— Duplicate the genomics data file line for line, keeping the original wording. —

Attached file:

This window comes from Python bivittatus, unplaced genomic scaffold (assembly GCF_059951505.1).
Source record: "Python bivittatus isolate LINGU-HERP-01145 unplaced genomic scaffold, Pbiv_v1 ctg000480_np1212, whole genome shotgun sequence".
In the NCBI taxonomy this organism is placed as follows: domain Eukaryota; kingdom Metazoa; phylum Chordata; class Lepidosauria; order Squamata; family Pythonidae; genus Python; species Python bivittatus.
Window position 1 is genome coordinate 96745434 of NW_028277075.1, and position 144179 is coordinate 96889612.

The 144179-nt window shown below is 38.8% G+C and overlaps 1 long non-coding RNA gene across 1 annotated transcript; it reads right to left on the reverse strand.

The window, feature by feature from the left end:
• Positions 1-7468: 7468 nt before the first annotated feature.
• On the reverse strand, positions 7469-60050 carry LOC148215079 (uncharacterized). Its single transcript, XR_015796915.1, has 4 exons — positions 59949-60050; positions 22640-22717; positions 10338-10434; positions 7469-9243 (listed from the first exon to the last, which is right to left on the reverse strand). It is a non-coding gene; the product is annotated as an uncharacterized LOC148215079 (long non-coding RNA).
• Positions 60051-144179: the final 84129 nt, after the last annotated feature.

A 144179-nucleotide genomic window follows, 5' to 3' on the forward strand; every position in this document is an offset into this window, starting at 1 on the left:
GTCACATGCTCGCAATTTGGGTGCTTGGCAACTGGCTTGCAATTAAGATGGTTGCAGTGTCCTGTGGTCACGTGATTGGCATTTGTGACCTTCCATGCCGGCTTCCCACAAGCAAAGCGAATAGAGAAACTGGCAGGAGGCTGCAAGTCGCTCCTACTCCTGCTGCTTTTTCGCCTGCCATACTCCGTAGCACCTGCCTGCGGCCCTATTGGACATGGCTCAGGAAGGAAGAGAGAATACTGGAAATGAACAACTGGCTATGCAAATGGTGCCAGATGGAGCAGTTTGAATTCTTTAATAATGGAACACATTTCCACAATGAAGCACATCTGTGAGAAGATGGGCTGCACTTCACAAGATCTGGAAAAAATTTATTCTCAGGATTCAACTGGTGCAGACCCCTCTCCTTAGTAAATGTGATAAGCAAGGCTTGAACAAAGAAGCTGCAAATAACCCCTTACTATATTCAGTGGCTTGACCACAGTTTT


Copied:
This window comes from Python bivittatus, unplaced genomic scaffold (assembly GCF_059951505.1).
Source record: "Python bivittatus isolate LINGU-HERP-01145 unplaced genomic scaffold, Pbiv_v1 ctg000480_np1212, whole genome shotgun sequence".
In the NCBI taxonomy this organism is placed as follows: domain Eukaryota; kingdom Metazoa; phylum Chordata; class Lepidosauria; order Squamata; family Pythonidae; genus Python; species Python bivittatus.
Window position 1 is genome coordinate 96745434 of NW_028277075.1, and position 144179 is coordinate 96889612.

The 144179-nt window shown below is 38.8% G+C and overlaps 1 long non-coding RNA gene across 1 annotated transcript; it reads right to left on the reverse strand.

The window, feature by feature from the left end:
• Positions 1-7468: 7468 nt before the first annotated feature.
• On the reverse strand, positions 7469-60050 carry LOC148215079 (uncharacterized). Its single transcript, XR_015796915.1, has 4 exons — positions 59949-60050; positions 22640-22717; positions 10338-10434; positions 7469-9243 (listed from the first exon to the last, which is right to left on the reverse strand). It is a non-coding gene; the product is annotated as an uncharacterized LOC148215079 (long non-coding RNA).
• Positions 60051-144179: the final 84129 nt, after the last annotated feature.

A 144179-nucleotide genomic window follows, 5' to 3' on the forward strand; every position in this document is an offset into this window, starting at 1 on the left:
GTCACATGCTCGCAATTTGGGTGCTTGGCAACTGGCTTGCAATTAAGATGGTTGCAGTGTCCTGTGGTCACGTGATTGGCATTTGTGACCTTCCATGCCGGCTTCCCACAAGCAAAGCGAATAGAGAAACTGGCAGGAGGCTGCAAGTCGCTCCTACTCCTGCTGCTTTTTCGCCTGCCATACTCCGTAGCACCTGCCTGCGGCCCTATTGGACATGGCTCAGGAAGGAAGAGAGAATACTGGAAATGAACAACTGGCTATGCAAATGGTGCCAGATGGAGCAGTTTGAATTCTTTAATAATGGAACACATTTCCACAATGAAGCACATCTGTGAGAAGATGGGCTGCACTTCACAAGATCTGGAAAAAATTTATTCTCAGGATTCAACTGGTGCAGACCCCTCTCCTTAGTAAATGTGATAAGCAAGGCTTGAACAAAGAAGCTGCAAATAACCCCTTACTATATTCAGTGGCTTGACCACAGTTTT